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If you work in the legal department of a company that sells food or beverages, then you have surely noticed the growing litigation surrounding the word 'natural' lately.
And if you haven't, (or even if you have -- but especially if you haven't), then you need to read on.
'Natural' Claims Litigation
We've seen Naked Juice settle false advertising claims for $9 million recently, for using the words "all natural," "100% juice," and "100% fruit" on the Naked Juice labels. And, last week two Kellogg companies -- Kashi and Bear Naked -- settled two separate class actions where they were accused of "falsely labeling their products as '100% All Natural,'" according to Top Class Actions.
That's just the tip of the iceberg.
According to some attorneys, in the past two years at least 100 lawsuits challenging the use of the word "natural" on labeling have been filed, reports The Wall Street Journal. These cases are often class actions and involve big settlements. Why not put up a fight? Because, the law is unclear.
Little Guidance from FDA
The FDA, by its own admission says "From a food science perspective, it is difficult to define a food product that is 'natural' because the food has probably been processed and is no longer the product of the earth." Notwithstanding, it admits to not having a bright line definition, but does try to give some guidance and states, "the agency has not objected to the use of the term if the food does not contain added color, artificial flavors, or synthetic substances." Though the Food Label Modernization Act of 2013 was introduced to Congress last year, by the looks of things, we won't have any clear guidance any time soon.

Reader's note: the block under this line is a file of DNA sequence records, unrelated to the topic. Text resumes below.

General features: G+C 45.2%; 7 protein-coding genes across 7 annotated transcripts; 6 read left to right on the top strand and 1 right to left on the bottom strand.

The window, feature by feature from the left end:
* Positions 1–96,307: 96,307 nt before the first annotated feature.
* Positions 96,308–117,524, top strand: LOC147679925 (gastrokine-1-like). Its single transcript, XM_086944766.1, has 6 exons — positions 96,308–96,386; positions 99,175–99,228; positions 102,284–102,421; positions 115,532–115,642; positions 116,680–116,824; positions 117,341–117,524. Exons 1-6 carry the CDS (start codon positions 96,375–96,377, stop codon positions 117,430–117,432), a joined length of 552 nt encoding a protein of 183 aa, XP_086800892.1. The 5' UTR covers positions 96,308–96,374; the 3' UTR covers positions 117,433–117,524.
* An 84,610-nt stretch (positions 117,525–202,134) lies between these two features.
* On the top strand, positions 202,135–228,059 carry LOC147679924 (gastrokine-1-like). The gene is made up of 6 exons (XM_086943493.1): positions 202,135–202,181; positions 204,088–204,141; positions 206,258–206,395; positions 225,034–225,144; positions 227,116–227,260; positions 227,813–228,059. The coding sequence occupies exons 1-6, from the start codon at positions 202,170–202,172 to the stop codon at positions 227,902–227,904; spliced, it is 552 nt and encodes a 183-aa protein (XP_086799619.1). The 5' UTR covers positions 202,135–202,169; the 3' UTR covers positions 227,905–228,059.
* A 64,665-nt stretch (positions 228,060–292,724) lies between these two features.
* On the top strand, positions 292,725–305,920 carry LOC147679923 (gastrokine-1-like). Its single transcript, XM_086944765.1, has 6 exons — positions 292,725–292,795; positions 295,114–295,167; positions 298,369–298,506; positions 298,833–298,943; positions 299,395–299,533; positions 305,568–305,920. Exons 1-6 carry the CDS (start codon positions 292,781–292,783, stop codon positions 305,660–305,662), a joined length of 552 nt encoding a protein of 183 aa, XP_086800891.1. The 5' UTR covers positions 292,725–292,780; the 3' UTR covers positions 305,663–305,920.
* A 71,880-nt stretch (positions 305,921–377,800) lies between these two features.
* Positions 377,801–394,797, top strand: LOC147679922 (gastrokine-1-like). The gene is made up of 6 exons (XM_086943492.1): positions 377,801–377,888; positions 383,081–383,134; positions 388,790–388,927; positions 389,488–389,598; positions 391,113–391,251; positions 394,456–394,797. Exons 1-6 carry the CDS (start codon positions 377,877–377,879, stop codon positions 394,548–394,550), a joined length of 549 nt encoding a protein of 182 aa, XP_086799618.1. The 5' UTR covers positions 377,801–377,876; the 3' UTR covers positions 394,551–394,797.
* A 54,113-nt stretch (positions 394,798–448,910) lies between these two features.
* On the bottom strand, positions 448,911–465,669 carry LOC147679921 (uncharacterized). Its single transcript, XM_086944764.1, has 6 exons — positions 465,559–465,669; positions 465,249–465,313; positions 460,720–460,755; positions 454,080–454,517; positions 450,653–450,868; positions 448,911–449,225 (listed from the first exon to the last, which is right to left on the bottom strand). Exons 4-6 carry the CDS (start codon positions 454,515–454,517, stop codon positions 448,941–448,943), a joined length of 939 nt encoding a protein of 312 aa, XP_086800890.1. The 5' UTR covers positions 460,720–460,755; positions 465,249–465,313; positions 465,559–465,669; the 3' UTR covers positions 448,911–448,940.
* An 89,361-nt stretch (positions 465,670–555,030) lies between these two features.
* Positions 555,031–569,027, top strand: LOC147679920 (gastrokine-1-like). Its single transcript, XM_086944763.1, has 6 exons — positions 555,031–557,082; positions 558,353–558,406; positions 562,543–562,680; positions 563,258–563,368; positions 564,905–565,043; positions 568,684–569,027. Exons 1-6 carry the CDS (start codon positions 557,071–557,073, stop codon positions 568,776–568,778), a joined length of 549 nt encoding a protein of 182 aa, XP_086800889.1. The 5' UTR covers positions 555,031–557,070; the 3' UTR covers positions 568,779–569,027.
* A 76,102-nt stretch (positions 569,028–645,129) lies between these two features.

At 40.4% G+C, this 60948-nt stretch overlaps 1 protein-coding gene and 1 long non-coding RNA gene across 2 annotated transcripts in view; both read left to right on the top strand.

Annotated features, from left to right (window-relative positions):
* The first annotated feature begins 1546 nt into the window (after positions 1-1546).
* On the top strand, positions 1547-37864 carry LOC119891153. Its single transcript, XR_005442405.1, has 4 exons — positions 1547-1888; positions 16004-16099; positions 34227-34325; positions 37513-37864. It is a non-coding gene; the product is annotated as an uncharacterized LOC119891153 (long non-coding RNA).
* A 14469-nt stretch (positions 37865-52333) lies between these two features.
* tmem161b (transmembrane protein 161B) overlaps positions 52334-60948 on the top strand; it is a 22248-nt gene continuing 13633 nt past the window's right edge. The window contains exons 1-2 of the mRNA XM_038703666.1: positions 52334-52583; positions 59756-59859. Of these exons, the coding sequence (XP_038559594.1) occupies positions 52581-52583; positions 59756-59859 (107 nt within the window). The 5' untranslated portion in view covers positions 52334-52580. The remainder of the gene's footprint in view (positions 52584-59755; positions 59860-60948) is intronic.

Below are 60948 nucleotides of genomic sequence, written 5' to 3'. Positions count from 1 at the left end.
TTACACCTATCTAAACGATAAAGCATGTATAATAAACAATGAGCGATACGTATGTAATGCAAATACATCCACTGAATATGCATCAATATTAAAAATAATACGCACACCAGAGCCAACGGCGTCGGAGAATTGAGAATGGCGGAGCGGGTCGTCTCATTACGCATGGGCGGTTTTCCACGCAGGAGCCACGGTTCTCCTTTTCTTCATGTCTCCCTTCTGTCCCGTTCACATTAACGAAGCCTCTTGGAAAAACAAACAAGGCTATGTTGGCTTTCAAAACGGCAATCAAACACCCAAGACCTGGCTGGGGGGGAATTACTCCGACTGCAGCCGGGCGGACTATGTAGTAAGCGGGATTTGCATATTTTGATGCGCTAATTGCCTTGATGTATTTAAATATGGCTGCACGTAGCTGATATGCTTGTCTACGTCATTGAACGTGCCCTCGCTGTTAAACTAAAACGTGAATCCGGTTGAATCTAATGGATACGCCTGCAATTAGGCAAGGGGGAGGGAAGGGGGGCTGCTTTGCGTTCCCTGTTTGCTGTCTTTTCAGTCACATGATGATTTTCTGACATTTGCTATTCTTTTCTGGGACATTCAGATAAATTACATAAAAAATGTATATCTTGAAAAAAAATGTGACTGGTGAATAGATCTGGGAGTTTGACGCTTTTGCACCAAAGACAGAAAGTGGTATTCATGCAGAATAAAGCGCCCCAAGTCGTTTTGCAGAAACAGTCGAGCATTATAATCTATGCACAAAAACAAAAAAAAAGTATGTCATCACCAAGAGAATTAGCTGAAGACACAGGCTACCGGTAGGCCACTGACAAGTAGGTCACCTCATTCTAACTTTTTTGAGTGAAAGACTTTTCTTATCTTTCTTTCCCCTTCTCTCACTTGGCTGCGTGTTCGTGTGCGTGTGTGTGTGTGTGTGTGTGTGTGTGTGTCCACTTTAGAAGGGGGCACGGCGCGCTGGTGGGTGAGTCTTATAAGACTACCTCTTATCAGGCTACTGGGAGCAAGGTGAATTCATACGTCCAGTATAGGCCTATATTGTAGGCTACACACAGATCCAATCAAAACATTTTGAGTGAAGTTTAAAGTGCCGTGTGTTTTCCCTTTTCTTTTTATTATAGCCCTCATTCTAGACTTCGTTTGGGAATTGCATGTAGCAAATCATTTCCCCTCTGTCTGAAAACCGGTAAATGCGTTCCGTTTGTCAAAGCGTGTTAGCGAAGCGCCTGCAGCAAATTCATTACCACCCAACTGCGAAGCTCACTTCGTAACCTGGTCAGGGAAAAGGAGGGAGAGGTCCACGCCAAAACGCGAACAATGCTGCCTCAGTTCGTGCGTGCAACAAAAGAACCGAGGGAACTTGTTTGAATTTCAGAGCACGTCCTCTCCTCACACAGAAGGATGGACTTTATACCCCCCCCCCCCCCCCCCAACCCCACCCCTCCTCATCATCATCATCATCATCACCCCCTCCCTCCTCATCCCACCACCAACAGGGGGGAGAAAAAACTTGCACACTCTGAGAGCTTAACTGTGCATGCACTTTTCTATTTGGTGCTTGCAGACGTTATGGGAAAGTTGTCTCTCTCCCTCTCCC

Just Settle It
So what is a company to do? Well, some companies are just settling these cases, rather than putting up a fight. Others who have not yet been sued are quietly dropping the term 'natural' from labels to avoid litigation, says The Wall Street Journal. What should your company do? Well, that depends. How much money do you have to waste on litigation? We're guessing not a lot.
The safe bet is to drop the term before your company gets sued, and if your company does get sued, it's safest to settle pending further guidance from Congress or the FDA. The problem is, are we setting the stage for next-generation patent trolls?
Are 'natural' trolls the next patent trolls? Let us know @FindLawLP on Twitter.